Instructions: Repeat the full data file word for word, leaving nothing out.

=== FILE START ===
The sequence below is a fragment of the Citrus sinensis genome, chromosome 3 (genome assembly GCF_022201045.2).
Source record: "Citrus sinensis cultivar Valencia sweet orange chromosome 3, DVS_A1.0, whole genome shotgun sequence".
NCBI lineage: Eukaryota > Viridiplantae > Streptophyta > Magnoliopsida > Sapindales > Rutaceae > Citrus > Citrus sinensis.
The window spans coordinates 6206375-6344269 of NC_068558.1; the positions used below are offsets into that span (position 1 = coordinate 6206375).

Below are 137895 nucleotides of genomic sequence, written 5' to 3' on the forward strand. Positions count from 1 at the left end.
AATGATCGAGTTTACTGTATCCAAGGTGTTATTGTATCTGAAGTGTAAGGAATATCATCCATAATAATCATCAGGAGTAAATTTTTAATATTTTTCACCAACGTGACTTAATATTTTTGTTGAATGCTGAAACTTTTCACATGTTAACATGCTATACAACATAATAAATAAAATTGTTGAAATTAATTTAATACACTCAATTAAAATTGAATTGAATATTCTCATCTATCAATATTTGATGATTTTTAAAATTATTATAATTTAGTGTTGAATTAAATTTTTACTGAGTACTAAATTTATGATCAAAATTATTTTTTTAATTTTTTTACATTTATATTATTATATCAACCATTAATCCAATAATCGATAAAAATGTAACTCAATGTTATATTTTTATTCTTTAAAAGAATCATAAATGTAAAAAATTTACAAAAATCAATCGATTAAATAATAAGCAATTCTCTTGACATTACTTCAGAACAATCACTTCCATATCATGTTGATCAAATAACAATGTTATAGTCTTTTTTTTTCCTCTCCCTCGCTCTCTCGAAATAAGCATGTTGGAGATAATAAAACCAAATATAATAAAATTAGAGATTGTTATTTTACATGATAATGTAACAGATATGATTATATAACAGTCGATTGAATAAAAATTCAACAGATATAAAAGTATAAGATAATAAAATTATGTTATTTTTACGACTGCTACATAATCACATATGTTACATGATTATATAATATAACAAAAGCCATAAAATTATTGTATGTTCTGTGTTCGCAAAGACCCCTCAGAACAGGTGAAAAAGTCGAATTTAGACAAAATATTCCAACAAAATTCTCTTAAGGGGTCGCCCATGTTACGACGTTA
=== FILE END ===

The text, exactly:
The sequence below is a fragment of the Citrus sinensis genome, chromosome 3 (genome assembly GCF_022201045.2).
Source record: "Citrus sinensis cultivar Valencia sweet orange chromosome 3, DVS_A1.0, whole genome shotgun sequence".
NCBI lineage: Eukaryota > Viridiplantae > Streptophyta > Magnoliopsida > Sapindales > Rutaceae > Citrus > Citrus sinensis.
The window spans coordinates 6206375-6344269 of NC_068558.1; the positions used below are offsets into that span (position 1 = coordinate 6206375).

Below are 137895 nucleotides of genomic sequence, written 5' to 3' on the forward strand. Positions count from 1 at the left end.
AATGATCGAGTTTACTGTATCCAAGGTGTTATTGTATCTGAAGTGTAAGGAATATCATCCATAATAATCATCAGGAGTAAATTTTTAATATTTTTCACCAACGTGACTTAATATTTTTGTTGAATGCTGAAACTTTTCACATGTTAACATGCTATACAACATAATAAATAAAATTGTTGAAATTAATTTAATACACTCAATTAAAATTGAATTGAATATTCTCATCTATCAATATTTGATGATTTTTAAAATTATTATAATTTAGTGTTGAATTAAATTTTTACTGAGTACTAAATTTATGATCAAAATTATTTTTTTAATTTTTTTACATTTATATTATTATATCAACCATTAATCCAATAATCGATAAAAATGTAACTCAATGTTATATTTTTATTCTTTAAAAGAATCATAAATGTAAAAAATTTACAAAAATCAATCGATTAAATAATAAGCAATTCTCTTGACATTACTTCAGAACAATCACTTCCATATCATGTTGATCAAATAACAATGTTATAGTCTTTTTTTTTCCTCTCCCTCGCTCTCTCGAAATAAGCATGTTGGAGATAATAAAACCAAATATAATAAAATTAGAGATTGTTATTTTACATGATAATGTAACAGATATGATTATATAACAGTCGATTGAATAAAAATTCAACAGATATAAAAGTATAAGATAATAAAATTATGTTATTTTTACGACTGCTACATAATCACATATGTTACATGATTATATAATATAACAAAAGCCATAAAATTATTGTATGTTCTGTGTTCGCAAAGACCCCTCAGAACAGGTGAAAAAGTCGAATTTAGACAAAATATTCCAACAAAATTCTCTTAAGGGGTCGCCCATGTTACGACGTTA